This line of questioning (or accusation) is a good example of the phenomenon where people often expect a disproportional amount of your future time because they once gave you a one-time quantity of money, or possibly by pointing to money that other people gave you.
Look at it another way: $300k got us Light Table which was a pretty cool editor. I used it to help people get started with Clojure and I didn't pay them a dime. It didn't get us eternal paid support and maintenance, though. How could it? It also unfortunately never developed the ecosystem around it like Atom and VS Code were able to, so now it's here trying to find maintainers.
Also, pretty much all editors are dependent on volunteers to create plugins and ecosystem, even ones you directly pay money for like Sublime.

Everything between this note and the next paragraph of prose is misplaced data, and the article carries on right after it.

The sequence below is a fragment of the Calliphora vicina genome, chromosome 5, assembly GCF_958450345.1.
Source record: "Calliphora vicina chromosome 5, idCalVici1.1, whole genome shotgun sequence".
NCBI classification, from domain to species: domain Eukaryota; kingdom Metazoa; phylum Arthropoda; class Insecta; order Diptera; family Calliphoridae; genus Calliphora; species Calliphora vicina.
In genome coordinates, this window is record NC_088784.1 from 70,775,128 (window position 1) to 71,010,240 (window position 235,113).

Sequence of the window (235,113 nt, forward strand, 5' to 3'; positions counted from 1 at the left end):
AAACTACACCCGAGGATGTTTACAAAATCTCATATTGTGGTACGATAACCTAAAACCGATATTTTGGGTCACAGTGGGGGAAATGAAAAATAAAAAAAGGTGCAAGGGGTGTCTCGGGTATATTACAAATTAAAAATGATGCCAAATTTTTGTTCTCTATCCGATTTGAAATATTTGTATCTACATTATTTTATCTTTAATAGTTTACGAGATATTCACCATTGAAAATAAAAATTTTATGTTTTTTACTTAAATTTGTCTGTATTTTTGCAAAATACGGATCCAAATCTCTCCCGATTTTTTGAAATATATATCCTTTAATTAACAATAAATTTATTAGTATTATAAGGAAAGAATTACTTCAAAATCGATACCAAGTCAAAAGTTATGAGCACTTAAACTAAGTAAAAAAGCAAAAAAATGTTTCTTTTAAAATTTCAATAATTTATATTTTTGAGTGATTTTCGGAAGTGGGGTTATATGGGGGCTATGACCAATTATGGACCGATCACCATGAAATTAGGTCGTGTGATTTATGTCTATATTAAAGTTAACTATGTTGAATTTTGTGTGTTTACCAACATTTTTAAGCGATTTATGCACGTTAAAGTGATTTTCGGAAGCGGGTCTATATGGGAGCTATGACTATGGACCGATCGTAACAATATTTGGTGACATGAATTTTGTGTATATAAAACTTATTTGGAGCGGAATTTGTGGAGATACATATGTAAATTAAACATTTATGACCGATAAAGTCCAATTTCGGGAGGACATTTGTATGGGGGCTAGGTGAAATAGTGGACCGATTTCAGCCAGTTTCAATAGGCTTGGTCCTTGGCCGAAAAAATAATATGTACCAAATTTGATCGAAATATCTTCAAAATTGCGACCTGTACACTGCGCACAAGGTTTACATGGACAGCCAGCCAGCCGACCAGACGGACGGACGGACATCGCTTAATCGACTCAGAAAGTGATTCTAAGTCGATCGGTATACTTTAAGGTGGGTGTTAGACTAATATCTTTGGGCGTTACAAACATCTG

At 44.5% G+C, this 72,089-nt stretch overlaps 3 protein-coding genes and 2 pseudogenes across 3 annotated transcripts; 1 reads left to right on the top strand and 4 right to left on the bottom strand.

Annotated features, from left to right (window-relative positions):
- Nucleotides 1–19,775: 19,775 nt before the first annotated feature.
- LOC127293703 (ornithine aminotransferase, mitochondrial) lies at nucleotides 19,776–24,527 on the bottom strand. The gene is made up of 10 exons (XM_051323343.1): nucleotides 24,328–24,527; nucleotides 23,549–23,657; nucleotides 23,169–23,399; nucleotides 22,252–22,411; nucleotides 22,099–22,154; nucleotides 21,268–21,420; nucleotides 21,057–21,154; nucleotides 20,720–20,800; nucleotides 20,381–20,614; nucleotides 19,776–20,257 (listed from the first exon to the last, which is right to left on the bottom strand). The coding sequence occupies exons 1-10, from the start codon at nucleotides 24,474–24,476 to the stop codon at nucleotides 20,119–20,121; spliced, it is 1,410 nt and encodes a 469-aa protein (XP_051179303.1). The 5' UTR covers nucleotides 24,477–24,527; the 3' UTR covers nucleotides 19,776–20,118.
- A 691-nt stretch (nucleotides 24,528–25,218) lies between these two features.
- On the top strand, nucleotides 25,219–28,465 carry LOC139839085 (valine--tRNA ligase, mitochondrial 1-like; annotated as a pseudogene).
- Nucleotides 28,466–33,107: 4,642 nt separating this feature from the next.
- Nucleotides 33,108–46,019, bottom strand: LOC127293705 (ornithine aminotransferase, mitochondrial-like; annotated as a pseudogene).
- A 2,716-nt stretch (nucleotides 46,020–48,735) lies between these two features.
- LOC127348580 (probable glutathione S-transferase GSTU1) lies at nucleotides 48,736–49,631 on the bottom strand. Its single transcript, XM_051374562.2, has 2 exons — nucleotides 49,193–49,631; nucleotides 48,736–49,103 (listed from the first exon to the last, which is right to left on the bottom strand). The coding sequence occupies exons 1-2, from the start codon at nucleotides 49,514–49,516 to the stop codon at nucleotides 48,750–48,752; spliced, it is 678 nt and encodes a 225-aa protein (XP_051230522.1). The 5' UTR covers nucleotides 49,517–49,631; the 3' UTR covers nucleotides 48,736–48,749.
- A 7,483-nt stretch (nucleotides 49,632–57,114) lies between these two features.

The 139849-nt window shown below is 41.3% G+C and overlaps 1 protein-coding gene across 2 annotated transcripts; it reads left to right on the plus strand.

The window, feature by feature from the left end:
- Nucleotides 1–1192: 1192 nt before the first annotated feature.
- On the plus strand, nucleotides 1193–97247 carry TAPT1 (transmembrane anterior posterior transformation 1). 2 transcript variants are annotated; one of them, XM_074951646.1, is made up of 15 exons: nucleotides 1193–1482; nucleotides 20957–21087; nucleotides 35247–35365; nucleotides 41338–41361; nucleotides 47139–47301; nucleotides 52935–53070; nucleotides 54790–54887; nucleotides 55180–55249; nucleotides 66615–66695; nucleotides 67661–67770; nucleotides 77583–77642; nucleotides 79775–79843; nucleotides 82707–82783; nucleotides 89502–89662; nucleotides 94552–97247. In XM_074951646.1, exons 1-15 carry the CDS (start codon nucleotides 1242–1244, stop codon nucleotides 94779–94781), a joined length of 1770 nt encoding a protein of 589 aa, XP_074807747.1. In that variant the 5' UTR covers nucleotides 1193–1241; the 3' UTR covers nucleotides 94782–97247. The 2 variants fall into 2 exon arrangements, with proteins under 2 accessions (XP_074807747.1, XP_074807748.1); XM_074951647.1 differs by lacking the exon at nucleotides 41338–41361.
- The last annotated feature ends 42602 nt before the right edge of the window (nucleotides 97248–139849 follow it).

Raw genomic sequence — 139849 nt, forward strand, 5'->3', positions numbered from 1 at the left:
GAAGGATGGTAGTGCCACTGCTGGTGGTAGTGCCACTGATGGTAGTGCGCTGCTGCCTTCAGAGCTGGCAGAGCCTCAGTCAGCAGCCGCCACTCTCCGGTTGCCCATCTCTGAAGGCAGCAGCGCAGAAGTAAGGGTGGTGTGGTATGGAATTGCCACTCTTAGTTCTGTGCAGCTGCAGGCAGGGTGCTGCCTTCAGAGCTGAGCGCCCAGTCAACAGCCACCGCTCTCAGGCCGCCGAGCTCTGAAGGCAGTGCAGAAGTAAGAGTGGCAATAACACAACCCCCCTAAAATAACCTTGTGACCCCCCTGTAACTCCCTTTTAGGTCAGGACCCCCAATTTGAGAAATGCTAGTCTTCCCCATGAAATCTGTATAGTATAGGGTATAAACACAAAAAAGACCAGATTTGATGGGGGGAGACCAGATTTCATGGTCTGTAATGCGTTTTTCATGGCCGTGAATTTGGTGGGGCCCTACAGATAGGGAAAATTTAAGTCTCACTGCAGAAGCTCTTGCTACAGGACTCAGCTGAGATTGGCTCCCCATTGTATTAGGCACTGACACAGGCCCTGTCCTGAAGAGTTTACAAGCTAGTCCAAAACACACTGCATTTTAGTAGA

and it found one
300000$/6years = 50000$ yearly
For this money you can hire around 0.5 developer.
Also, I think it's definitely a touching story to review how us evolve and obsolete code and algorithms, it's like a genetic and natural selection and we can learn from it to not let history happen again.
I have more free time lately and a difficulty I have found is easily locating places I could contribute without a huge time commitment.
For example I found some pretty minor changes needed to make testing work on puppet samba, it was a 15 minute task but helpful in any case.
I have added several of my abandoned projects, here is a quick summary of them if there is any interest:
https://github.com/satoshinm/WebSandboxMC: Bukkit plugin providing a web-based interface with an interactive WebGL 3D preview or glimpse of your server - this bundles the NetCraft frontend in a Minecraft server plugin. There are requests from Spigot users https://github.com/satoshinm/WebSandboxMC/issues/100 to make it active again, which is what inspired me to add it to Code Shelter.